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    Progressive Chicago : Upton Sinclair, Jane Addams, and social reform literature

    Nolan, Rachel (2021) Progressive Chicago : Upton Sinclair, Jane Addams, and social reform literature. In: Chicago: A Literary History. Cambridge University Press, pp. 153-166. ISBN 9781108477512 (hardback); 9781108763738 (ebook)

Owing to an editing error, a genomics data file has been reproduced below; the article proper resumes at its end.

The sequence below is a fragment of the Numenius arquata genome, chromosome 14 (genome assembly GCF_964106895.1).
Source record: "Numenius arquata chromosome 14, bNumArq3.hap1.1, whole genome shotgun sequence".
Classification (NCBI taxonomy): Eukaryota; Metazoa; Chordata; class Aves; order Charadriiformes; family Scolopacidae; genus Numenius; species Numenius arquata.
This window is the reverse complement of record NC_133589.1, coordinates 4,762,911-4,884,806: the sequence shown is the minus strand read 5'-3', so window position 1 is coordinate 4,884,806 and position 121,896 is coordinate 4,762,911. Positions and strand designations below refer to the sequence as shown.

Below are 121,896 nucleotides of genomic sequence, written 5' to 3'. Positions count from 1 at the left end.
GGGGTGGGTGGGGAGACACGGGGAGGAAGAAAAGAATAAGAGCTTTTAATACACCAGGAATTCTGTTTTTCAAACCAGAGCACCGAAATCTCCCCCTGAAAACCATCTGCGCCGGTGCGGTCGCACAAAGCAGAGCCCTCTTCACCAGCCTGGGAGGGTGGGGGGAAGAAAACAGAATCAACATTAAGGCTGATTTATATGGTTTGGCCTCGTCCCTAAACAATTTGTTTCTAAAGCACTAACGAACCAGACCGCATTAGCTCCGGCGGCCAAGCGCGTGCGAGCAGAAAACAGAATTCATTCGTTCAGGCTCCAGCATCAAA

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    During the period between 1890 and 1920, the United States was transformed from a largely agricultural and rural nation to one that was industrial and urban, and it wrestled with social problems concerning race, gender, and immigration. Progressivism emerged out of this context. By the turn of the century, a newly radicalized and resolute middle class launched an epic program of reforms, aiming to solve America’s social, economic, and political problems. Chicago became an important center of progressive activity. By the close of the nineteenth century, the city was home to businessmen who had achieved unprecedented levels of wealth. Meanwhile, Chicago’s numerous poor endured squalid conditions. The discrepancy between the promises made by the city and the lives lived by many of its inhabitants was depicted by progressive authors, including Upton Sinclair in his novel The Jungle (1906) and Jane Addams in her memoir Twenty Years at Hull House (1910). This chapter examines Chicago’s longer history of civic unrest going back to the Haymarket affair of 1886 and beyond, and it shows how Sinclair and Addams in different ways challenged Americans to come together with renewed moral purpose

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